Global food trade defended

One of the lessons from COVID-19 is that Canada's food system has been fairly resilient, says Ryan Cardwell, a University of Manitoba agricultural economist. | File photo

COVID-19 has been a godsend for Skip the Dishes, Uber Eats and other food delivery companies.

It’s also been a blessing for critics of the global food system.

Dozens of academics and reps from environmental groups have used COVID-19 as an opportunity to slam “industrial farms” and “corporate control” of food distribution and take shots at international trade.

Many of them, some activists and not, are calling for nations and regions to be self-sufficient in food and build local supply chains so the system is more resilient to shocks.

Such rhetoric sounds appealing but it doesn’t stand up to analysis, says Ryan Cardwell, a University of Manitoba agricultural economist.

For example, if Canadians decided to stop importing food and depended solely on domestic production, the food system would be weaker during a crisis, including a pandemic.

“We could conceivably close our border to food trade and only consume what we produce,” said Cardwell, who specializes in international trade and food policy at the U of M.

“(But) I have absolutely no problem saying the disruptions would be worse, if we had a closed, insular food system.”

In May, Jennifer Clapp, a University of Waterloo political economist, wrote a piece in the New York Times with the headline, Spoiled Milk, Rotten Vegetables and a Very Broken Food System.

The article argued that the global food system, in which countries specialize in what they’re good at, fails in the time of a crisis because the trade and movement of food can collapse.

“We need to rejuvenate local and regional food systems to reduce the vulnerabilities that come with being too reliant on imported and corporate-dominated foods,” Clapp wrote.

“This doesn’t mean cutting off all trade or abolishing all packaged foods, but it does mean building diversity … (and) shorter, more sustainable food supply chains that are closer to home.”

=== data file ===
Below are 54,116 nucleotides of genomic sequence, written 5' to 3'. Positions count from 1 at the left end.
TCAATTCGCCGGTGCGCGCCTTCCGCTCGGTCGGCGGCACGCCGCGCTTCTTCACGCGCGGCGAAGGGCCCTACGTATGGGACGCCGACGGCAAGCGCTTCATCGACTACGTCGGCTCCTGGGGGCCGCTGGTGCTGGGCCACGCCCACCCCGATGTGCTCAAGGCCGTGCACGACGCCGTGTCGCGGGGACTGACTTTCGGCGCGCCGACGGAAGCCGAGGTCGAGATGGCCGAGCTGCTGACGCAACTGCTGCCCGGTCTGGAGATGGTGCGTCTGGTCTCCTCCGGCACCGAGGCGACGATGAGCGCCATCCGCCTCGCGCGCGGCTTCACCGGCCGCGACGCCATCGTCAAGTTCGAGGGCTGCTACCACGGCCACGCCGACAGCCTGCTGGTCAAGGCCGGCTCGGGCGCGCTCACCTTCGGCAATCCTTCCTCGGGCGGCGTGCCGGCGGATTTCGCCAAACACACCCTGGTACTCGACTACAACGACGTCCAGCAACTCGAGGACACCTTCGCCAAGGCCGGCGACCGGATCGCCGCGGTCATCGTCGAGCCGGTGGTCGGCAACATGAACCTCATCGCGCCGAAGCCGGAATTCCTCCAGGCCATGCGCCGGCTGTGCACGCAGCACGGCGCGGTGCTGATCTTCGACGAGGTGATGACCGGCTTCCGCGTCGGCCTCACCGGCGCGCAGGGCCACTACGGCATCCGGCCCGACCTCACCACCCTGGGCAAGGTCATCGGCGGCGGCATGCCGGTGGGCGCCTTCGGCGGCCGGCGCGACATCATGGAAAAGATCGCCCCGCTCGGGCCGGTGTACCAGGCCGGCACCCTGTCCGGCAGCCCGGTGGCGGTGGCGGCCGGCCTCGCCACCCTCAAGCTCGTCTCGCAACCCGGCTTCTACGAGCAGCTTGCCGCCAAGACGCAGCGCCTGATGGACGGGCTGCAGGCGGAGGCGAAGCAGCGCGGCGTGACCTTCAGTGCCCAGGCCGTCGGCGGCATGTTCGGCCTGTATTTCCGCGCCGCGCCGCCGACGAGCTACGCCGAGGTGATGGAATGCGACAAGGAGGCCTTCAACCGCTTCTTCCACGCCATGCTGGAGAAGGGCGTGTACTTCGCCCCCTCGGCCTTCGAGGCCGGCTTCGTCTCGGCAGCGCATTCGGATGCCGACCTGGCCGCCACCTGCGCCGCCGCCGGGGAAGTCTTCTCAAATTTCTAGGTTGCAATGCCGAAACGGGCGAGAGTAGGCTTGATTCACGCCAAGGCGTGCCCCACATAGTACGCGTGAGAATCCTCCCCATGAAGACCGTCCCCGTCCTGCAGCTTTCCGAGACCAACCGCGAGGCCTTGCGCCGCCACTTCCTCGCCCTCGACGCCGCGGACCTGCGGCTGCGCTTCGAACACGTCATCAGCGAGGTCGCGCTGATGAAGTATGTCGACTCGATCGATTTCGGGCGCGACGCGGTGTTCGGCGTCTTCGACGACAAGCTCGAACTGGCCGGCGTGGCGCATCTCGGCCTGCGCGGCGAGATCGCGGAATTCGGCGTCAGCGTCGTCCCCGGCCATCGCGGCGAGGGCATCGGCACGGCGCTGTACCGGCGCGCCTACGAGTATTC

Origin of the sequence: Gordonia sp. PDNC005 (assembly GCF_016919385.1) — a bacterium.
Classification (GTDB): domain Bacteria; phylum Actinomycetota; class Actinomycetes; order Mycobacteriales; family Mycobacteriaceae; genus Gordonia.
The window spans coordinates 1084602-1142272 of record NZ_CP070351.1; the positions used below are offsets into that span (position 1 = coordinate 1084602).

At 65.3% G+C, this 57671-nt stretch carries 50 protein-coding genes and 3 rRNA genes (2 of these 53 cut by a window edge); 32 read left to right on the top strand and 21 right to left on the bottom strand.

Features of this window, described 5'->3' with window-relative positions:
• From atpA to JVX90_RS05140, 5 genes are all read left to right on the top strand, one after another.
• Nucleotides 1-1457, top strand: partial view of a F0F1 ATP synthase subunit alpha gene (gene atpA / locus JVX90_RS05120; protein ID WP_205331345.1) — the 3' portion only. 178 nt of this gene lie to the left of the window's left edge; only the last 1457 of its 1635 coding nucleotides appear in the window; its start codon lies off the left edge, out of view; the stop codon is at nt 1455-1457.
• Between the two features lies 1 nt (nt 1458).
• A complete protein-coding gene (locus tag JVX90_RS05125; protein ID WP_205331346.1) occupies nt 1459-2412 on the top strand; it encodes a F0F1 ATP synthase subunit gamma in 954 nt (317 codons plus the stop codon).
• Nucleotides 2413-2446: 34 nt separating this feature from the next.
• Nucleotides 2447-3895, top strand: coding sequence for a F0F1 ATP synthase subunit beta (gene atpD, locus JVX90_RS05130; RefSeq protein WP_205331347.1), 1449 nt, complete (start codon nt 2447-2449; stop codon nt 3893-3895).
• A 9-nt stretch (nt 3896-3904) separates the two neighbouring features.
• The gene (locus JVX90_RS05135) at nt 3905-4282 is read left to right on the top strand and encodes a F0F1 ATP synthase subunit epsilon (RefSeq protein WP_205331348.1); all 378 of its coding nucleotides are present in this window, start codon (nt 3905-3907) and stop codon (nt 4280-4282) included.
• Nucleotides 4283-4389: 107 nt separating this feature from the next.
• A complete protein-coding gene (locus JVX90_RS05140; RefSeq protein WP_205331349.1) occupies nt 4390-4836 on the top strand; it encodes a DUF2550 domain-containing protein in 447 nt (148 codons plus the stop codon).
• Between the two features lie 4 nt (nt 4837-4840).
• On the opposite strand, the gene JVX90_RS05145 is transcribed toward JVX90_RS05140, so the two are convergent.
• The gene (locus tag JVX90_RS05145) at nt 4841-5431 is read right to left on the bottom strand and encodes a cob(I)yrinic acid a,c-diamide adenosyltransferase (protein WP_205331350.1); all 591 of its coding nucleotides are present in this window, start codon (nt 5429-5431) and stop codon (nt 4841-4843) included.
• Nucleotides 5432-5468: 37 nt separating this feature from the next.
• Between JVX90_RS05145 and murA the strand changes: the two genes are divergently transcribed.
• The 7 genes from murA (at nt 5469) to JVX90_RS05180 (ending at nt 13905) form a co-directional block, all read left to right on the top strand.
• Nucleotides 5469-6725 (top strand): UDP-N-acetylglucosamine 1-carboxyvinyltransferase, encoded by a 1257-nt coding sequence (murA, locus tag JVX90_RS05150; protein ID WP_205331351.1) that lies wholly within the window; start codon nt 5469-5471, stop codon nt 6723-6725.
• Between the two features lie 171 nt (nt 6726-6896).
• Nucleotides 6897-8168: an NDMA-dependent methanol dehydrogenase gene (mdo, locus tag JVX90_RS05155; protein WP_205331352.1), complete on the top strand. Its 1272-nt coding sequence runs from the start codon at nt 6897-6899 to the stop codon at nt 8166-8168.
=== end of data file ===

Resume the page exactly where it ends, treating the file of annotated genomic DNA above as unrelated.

Bill Kerr, a University of Saskatchewan ag economist, worries this argument will take hold and could affect nations that export food, like Canada.

In response to COVID-19, countries could emphasize self-sufficiency and vow to reduce imports of food.

“The motivation for imposing trade barriers will be different than traditional protectionism,” Kerr wrote in a special issue of the Canadian Journal of Agricultural Economics, which was released in late April.

“Countries may feel that they are too dependent on foreign suppliers. They may want to retreat from globalization and encourage additional domestic supplies.”

That is a real risk.

Clapp and others may convince politicians that food imports are a problem and local food is the solution. If nations do “retreat from global markets,” it could hurt the income of Canadian canola growers and livestock producers who depend on exports, Cardwell said.

But he’s more worried about people living on low incomes.

“Not to downplay effects on exporters … but I find in all these discussions that consumers are almost completely ignored,” he said.

“It’s consumers who gain the most from trade.”

If a nation ceased all imports of food, the consequences would be higher prices, less variety and more problems with food security.

In other words, more problems, not less.

That’s because food production is risky. Plant diseases, droughts, floods and other factors can decimate crop yields. If all the production is in a relatively small region, the supply is at risk.

“The more diverse your source of food is, the safer you are,” Cardwell said.

“If you are in a closed food market and something happens, you’re in real trouble.

If the domestic supply was in jeopardy, restoring food imports is not a simple task. It can take years to build the supply chains, freight and contracts necessary to import meat, fruit and vegetables.

One of the lessons from COVID-19 is that Canada’s food system has been fairly resilient, Cardwell said.

There has been panic buying and some empty shelves, but most Canadians are able to get what they need.

“The current system, for all its warts … has held up remarkably well,” he said. “Prices are not going through the roof…. We have fresh berries…. That is a testament to diversification and (trade).”


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